Warfield Weekly Update
Apr. 27, 2012

Marketers reach for wrinkle cream as cosmetic claims face scrutiny
Advertising Age
Cosmetics have for years taken a backseat to drugs, food and nutritional supplements when it comes to scrutiny from regulators and other watchdogs, but that is changing. The Food and Drug Administration, Congress and the National Advertising Division of the Council of Better Business Bureaus are all focusing attention on what may be the fastest-growing regulatory frontier in marketing: cosmetics ingredients and claims.

Related articles:

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    National Esthetic Teacher Training (NETT)
    PRE-CONGRESS, Saturday, May 5

    If you want to be a educator, want to learn how to be a better teacher or mentor, or would like to learn and refresh your knowledge on these subjects — then this event is for you! Topics such as infection control, medical esthetics, advanced chemistry, and how to motivate your students will be covered. Learn all about these subjects while networking with your peers.

    Learn more.More

    Research breakthrough for drugs via the skin
    A research team at Karolinska Institutet in Sweden has succeeded in describing the structure and function of the outermost layer of the skin — the stratum corneum — at a molecular level. This opens the way not only for the large-scale delivery of drugs via the skin, but also for a deeper understanding of skin diseases.More

    Massages aren't just for spas anymore
    Kearney Hub
    Massage has moved outside the traditional spa setting to the world of medicine in Kearney, Neb. The Wellness/Fitness Center of Good Samaritan Hospital is offering massage to clients inside the hospital. "It's not just something for luxury. There are physical benefits and it is a type of therapy just like occupational or physical therapy," said Kathee Norseen, a licensed massage therapist at the center, Kearney Hub (Neb.)More

    Psoriasis gene, CARD14, tied to skin condition
    MyHealthNewsDaily via The Huffington Post
    Researchers say they have identified a gene linked to the most common form of psoriasis, a chronic skin condition. Rare mutations in the gene, called CARD14, when activated by an environmental trigger, can lead to plaque psoriasis, according to the researchers.More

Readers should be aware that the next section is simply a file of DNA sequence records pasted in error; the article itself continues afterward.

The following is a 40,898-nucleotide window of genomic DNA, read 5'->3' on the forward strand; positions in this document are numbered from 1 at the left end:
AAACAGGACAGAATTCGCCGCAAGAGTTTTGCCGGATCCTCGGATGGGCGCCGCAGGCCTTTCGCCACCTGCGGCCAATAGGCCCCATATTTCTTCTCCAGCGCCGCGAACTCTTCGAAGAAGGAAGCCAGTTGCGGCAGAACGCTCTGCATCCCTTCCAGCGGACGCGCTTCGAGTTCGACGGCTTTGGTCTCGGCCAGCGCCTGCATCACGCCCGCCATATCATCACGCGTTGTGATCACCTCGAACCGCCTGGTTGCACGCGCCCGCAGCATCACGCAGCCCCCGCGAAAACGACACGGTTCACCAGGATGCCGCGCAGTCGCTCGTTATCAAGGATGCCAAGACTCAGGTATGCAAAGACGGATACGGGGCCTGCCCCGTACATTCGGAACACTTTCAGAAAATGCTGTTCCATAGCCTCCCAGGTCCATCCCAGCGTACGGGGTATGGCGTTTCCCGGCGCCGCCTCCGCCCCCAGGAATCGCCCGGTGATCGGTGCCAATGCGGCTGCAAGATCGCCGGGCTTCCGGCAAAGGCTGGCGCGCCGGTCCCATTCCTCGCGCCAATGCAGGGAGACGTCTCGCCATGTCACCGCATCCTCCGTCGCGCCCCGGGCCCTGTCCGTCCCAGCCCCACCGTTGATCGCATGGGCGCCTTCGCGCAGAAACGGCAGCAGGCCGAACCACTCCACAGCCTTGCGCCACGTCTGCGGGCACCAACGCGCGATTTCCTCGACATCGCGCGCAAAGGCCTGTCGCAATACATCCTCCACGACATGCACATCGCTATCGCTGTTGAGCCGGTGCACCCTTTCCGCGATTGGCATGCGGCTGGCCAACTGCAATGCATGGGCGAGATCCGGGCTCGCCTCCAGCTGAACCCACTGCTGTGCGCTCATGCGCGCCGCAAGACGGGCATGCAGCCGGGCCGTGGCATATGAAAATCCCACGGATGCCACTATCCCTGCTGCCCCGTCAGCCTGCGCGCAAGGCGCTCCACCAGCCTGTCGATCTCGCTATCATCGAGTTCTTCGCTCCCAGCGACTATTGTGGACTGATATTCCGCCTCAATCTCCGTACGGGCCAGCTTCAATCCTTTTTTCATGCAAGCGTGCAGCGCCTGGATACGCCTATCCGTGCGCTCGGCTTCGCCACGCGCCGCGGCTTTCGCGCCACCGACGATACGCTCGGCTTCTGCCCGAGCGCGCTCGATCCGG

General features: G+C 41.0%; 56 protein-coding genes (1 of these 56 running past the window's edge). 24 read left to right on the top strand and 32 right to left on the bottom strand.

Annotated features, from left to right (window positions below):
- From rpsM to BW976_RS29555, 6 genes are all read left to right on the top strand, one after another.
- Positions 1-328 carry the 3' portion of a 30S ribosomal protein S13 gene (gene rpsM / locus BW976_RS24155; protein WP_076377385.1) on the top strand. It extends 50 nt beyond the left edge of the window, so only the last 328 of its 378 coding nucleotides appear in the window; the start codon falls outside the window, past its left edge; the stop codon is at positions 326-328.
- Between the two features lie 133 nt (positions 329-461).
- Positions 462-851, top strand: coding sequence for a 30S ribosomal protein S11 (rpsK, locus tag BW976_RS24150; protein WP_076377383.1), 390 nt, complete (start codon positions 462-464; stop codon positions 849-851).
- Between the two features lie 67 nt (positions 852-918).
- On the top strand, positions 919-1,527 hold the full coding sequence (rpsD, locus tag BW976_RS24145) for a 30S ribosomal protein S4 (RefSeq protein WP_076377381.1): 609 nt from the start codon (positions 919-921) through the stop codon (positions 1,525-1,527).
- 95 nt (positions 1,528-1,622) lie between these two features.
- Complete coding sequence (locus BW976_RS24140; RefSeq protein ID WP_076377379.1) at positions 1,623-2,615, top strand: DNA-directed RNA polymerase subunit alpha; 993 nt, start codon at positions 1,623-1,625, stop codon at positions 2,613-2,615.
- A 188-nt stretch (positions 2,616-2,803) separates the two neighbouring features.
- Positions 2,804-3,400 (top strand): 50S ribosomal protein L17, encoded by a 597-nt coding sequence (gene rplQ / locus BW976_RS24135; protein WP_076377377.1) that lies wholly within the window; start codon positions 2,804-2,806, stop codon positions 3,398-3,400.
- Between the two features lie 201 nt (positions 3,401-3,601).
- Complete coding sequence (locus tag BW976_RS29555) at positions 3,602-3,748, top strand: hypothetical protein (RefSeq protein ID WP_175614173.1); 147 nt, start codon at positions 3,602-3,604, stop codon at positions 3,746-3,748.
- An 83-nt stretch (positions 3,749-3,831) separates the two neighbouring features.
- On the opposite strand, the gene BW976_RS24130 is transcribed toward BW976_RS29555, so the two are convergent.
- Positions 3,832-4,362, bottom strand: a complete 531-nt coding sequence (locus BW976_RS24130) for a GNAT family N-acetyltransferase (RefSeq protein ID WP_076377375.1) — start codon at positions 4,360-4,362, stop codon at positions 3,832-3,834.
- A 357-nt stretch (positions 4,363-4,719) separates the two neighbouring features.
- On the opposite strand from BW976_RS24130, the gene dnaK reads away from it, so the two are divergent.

Picosecond laser shows significant promise for new era in tattoo removal
    Dermatology Times via Modern Medicine
    Treatment with a picosecond 755 nanometer alexandrite laser appears to be a significant advance for clearing tattoos as well as benign pigmented lesions, according to research presented at LASER 2012, the annual conference of the American Society for Laser Medicine and Surgery. More

    Pros vs. faux: Lips get the treatment
    Beauty In The Bag
    We all love a sexy full-lipped pout. After all, a plumped pucker is a sign of youthfulness. Unfortunately, as we age our lips start to lose collagen and become thinner and more flat. Thankfully, rather than let our lips succumb to the signs of aging, we can seek ways to enhance them with the latest nonsurgical procedures or at-home treatments, all promising to give a sexy fuller pout.More

    3-D imaging confirms volumizing effects of fractional bipolar RF
    Dermatology Times via Modern Medicine
    An aesthetic device that delivers bipolar radiofrequency energy via microneedling appears to achieve skin tightening, lifting and volumization that can be measured objectively through the comparison of pre- and postprocedure 3-D images, said Dr. Lori Brightman at a recent scientific meeting.More

    The most popular plastic surgeries in America
    24/7 Wall St.
    The total number of cosmetic procedures performed in the United States by plastic surgeons has nearly doubled since 2000. Surgeries are on the decline, but minimally invasive procedures — such as Botox injections and chemical peels — are on the rise, up more than 120 percent over the same period. More